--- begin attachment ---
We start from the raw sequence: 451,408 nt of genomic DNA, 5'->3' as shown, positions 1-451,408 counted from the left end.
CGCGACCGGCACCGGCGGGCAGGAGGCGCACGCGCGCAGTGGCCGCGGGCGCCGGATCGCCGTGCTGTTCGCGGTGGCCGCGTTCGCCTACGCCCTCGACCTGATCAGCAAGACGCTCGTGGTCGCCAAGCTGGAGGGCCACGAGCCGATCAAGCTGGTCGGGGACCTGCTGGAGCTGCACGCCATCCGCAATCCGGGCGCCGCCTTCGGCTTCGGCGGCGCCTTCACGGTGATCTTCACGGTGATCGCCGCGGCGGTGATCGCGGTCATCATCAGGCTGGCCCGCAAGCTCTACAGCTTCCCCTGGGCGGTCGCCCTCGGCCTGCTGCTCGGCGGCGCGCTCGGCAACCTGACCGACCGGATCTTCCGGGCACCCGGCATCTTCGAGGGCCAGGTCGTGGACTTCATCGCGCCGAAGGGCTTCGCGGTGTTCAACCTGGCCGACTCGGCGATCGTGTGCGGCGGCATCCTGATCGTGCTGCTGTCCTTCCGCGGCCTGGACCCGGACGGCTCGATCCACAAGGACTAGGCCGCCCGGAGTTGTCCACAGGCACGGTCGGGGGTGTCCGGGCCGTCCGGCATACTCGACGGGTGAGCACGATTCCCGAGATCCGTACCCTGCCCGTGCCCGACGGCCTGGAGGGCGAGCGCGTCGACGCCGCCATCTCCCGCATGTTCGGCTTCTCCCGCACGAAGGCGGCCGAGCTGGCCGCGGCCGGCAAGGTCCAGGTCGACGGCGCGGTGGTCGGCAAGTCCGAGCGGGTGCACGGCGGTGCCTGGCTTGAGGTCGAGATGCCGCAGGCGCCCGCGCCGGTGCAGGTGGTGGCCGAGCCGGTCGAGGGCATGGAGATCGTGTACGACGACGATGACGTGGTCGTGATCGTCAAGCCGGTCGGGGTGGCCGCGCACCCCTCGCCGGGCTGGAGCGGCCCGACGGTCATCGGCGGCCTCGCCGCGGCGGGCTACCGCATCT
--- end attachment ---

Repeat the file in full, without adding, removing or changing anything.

We start from the raw sequence: 451,408 nt of genomic DNA, 5'->3' as shown, positions 1-451,408 counted from the left end.
CGCGACCGGCACCGGCGGGCAGGAGGCGCACGCGCGCAGTGGCCGCGGGCGCCGGATCGCCGTGCTGTTCGCGGTGGCCGCGTTCGCCTACGCCCTCGACCTGATCAGCAAGACGCTCGTGGTCGCCAAGCTGGAGGGCCACGAGCCGATCAAGCTGGTCGGGGACCTGCTGGAGCTGCACGCCATCCGCAATCCGGGCGCCGCCTTCGGCTTCGGCGGCGCCTTCACGGTGATCTTCACGGTGATCGCCGCGGCGGTGATCGCGGTCATCATCAGGCTGGCCCGCAAGCTCTACAGCTTCCCCTGGGCGGTCGCCCTCGGCCTGCTGCTCGGCGGCGCGCTCGGCAACCTGACCGACCGGATCTTCCGGGCACCCGGCATCTTCGAGGGCCAGGTCGTGGACTTCATCGCGCCGAAGGGCTTCGCGGTGTTCAACCTGGCCGACTCGGCGATCGTGTGCGGCGGCATCCTGATCGTGCTGCTGTCCTTCCGCGGCCTGGACCCGGACGGCTCGATCCACAAGGACTAGGCCGCCCGGAGTTGTCCACAGGCACGGTCGGGGGTGTCCGGGCCGTCCGGCATACTCGACGGGTGAGCACGATTCCCGAGATCCGTACCCTGCCCGTGCCCGACGGCCTGGAGGGCGAGCGCGTCGACGCCGCCATCTCCCGCATGTTCGGCTTCTCCCGCACGAAGGCGGCCGAGCTGGCCGCGGCCGGCAAGGTCCAGGTCGACGGCGCGGTGGTCGGCAAGTCCGAGCGGGTGCACGGCGGTGCCTGGCTTGAGGTCGAGATGCCGCAGGCGCCCGCGCCGGTGCAGGTGGTGGCCGAGCCGGTCGAGGGCATGGAGATCGTGTACGACGACGATGACGTGGTCGTGATCGTCAAGCCGGTCGGGGTGGCCGCGCACCCCTCGCCGGGCTGGAGCGGCCCGACGGTCATCGGCGGCCTCGCCGCGGCGGGCTACCGCATCT